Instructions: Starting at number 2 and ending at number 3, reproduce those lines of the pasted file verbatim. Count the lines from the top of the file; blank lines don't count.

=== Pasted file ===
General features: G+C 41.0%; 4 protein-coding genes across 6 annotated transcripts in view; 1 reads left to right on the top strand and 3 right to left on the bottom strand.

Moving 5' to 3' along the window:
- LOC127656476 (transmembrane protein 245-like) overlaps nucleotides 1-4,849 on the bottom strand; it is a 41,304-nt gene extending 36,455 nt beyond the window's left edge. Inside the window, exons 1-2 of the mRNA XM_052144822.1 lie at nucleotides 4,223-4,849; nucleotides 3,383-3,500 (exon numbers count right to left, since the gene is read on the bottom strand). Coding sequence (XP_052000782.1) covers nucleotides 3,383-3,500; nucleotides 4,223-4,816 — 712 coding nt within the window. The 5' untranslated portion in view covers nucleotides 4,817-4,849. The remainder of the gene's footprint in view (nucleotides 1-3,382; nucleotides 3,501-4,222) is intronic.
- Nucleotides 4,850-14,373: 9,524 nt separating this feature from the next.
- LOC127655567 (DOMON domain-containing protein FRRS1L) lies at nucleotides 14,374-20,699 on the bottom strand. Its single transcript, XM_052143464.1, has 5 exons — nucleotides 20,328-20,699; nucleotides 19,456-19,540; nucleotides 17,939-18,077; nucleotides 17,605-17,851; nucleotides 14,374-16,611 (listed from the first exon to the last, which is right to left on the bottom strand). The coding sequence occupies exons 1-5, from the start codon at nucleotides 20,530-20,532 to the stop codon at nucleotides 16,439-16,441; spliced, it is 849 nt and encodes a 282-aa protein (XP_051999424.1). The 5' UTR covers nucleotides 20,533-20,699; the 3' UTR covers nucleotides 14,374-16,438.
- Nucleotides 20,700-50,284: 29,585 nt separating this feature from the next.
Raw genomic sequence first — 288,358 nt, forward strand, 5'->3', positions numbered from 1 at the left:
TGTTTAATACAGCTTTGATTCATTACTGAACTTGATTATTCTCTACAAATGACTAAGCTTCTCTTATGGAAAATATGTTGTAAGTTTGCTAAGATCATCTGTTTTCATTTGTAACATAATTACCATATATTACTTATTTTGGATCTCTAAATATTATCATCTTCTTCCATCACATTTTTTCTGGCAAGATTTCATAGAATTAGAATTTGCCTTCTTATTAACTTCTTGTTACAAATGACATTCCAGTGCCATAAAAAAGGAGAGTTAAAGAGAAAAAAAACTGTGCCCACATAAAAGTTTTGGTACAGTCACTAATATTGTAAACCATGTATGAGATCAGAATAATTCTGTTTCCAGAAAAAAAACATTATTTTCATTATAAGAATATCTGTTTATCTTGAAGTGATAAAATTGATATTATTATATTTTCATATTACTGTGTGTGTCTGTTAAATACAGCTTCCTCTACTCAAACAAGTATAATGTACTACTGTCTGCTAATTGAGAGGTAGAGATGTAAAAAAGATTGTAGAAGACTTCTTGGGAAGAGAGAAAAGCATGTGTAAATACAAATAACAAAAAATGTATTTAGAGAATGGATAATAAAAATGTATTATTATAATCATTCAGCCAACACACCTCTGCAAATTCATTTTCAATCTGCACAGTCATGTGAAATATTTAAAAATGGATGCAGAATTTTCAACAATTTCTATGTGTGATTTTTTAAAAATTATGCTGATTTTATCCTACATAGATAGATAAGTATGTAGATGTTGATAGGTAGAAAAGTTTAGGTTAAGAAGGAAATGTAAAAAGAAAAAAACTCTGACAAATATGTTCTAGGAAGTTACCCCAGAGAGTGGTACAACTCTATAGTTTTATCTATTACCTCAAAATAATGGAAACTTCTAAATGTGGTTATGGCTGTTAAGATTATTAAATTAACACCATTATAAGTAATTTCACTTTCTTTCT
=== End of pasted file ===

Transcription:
Moving 5' to 3' along the window:
- LOC127656476 (transmembrane protein 245-like) overlaps nucleotides 1-4,849 on the bottom strand; it is a 41,304-nt gene extending 36,455 nt beyond the window's left edge. Inside the window, exons 1-2 of the mRNA XM_052144822.1 lie at nucleotides 4,223-4,849; nucleotides 3,383-3,500 (exon numbers count right to left, since the gene is read on the bottom strand). Coding sequence (XP_052000782.1) covers nucleotides 3,383-3,500; nucleotides 4,223-4,816 — 712 coding nt within the window. The 5' untranslated portion in view covers nucleotides 4,817-4,849. The remainder of the gene's footprint in view (nucleotides 1-3,382; nucleotides 3,501-4,222) is intronic.